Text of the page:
Apple’s tightened regulations go as far as barring developers who violate the terms by selling health related consumer information to advertisers. The rules state that developers using HealthKit can collect data, but can’t sell it to “advertising platforms, data brokers or information resellers.’ If user consent is obtained, developers are allowed to share data with third parties for medical research purposes only. 

The health industry has been trying all manner of ways to use mobile technology to the benefit of patients. In Scotland, SMS messaging is being used to help smokers quit and drinkers cut down, and app developers have flooded the market with variations of fitness trackers and calorie counters.

 

 

September 09, 2014

Texting at the Movies

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Smartphones may have made our lives easier, but for screenwriters, the proliferation of mobile devices has made compelling, modern-day storytelling that little bit harder. Look around most public places in 2014 and a fair percentage of the ‘characters’ are completely immersed in their phone, heads bowed, the faint glow of the screen barely illuminating their frowning concentration. They’re getting a lot of work done, but it’s not exactly the stuff of nail-biting drama for anyone watching. 

This mass migration of human interaction from lips to touchscreens has thrown up some significant challenges for Hollywood. To gauge the impact this has on our daily lives, one only has to think about how many movies set before the 21st Century would be ruined by modern technology. It’s for precisely this reason that many filmmakers have turned their attentions to historical dramas, in which characters have to carry parchments on long, arduous journeys in order to get a message through. The dramatic possibilities are inherent. Will the letter make it? Will it be intercepted? Is it really from whom it purports to be from? None of these questions are an issue with SMS messaging.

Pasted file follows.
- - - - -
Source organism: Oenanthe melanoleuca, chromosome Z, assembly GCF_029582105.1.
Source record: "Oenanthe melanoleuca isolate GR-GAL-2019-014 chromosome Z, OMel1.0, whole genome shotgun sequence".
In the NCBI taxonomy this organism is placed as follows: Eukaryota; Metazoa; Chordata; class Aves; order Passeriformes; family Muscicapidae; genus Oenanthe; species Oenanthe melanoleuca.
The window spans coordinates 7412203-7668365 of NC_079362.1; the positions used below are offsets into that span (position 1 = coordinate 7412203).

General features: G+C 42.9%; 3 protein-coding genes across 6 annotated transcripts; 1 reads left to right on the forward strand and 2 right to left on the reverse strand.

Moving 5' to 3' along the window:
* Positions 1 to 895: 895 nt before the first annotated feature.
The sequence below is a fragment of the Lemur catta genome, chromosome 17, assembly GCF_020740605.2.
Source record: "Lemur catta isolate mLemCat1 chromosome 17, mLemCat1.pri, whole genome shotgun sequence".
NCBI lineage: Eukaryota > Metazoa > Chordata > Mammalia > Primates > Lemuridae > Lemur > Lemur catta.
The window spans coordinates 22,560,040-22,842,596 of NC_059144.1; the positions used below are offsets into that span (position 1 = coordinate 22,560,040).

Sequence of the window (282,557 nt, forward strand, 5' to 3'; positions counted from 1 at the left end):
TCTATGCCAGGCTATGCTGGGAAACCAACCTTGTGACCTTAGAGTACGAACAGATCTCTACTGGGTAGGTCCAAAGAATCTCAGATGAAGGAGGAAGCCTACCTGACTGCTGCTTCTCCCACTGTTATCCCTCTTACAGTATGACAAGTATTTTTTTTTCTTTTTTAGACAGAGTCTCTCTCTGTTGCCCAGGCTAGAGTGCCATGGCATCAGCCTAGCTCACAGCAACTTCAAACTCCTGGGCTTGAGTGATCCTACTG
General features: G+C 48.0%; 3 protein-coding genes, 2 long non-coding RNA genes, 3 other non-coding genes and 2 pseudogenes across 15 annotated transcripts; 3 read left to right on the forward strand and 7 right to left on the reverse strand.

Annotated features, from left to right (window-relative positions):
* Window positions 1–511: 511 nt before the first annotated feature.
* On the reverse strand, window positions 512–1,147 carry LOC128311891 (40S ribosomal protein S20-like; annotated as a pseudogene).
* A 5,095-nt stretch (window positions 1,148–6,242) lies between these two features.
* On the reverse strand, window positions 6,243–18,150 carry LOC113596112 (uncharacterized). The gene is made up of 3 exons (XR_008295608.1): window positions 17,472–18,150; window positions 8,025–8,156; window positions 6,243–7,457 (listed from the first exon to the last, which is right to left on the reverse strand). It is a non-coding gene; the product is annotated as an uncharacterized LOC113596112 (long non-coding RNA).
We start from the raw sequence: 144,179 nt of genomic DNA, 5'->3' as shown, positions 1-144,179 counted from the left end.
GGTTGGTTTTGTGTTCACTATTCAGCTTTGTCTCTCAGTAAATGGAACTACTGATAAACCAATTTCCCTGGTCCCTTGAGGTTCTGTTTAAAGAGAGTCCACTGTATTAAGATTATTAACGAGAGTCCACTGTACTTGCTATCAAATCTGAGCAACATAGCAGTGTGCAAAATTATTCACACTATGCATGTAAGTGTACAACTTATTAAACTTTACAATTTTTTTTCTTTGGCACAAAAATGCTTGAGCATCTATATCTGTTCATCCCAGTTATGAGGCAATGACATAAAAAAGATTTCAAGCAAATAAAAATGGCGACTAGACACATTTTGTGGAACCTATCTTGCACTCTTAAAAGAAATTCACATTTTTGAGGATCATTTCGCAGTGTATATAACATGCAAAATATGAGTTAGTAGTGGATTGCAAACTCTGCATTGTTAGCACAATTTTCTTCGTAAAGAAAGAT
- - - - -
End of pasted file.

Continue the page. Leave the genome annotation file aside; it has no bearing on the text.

Not that Hollywood hasn’t done it’s best to meet the challenge head on. For much of the noughties, movies took a literal approach to depicting SMS, opting for close ups of phone screens, often with comically large text, and cut with equally laughable reaction shots.

More recently, the modern revamp of Sherlock made some improvements to the depiction of SMS, with the content of text messages hovering around the senders and/or recipients. The typography bears no relation to any smartphone font we know of. By using this technique, the film has future-proofed itself, and will not date as badly as those mid-noughties, pre-smartphone movies filled with antiquated cell phones that tend to compromise the suspension of disbelief. 

Certainly, it's a lot better than most ceulloloid depictions of the internet. Copyright issues mean few movies can use Google (The Internship excepted), which leads to absurd inventions like 'Finder'Spyder', a made-up search engine used in lots of tv and big screen production. 

September 02, 2014

What to Do with Your Data: Analytics, Insights, and the Ez Texting Edge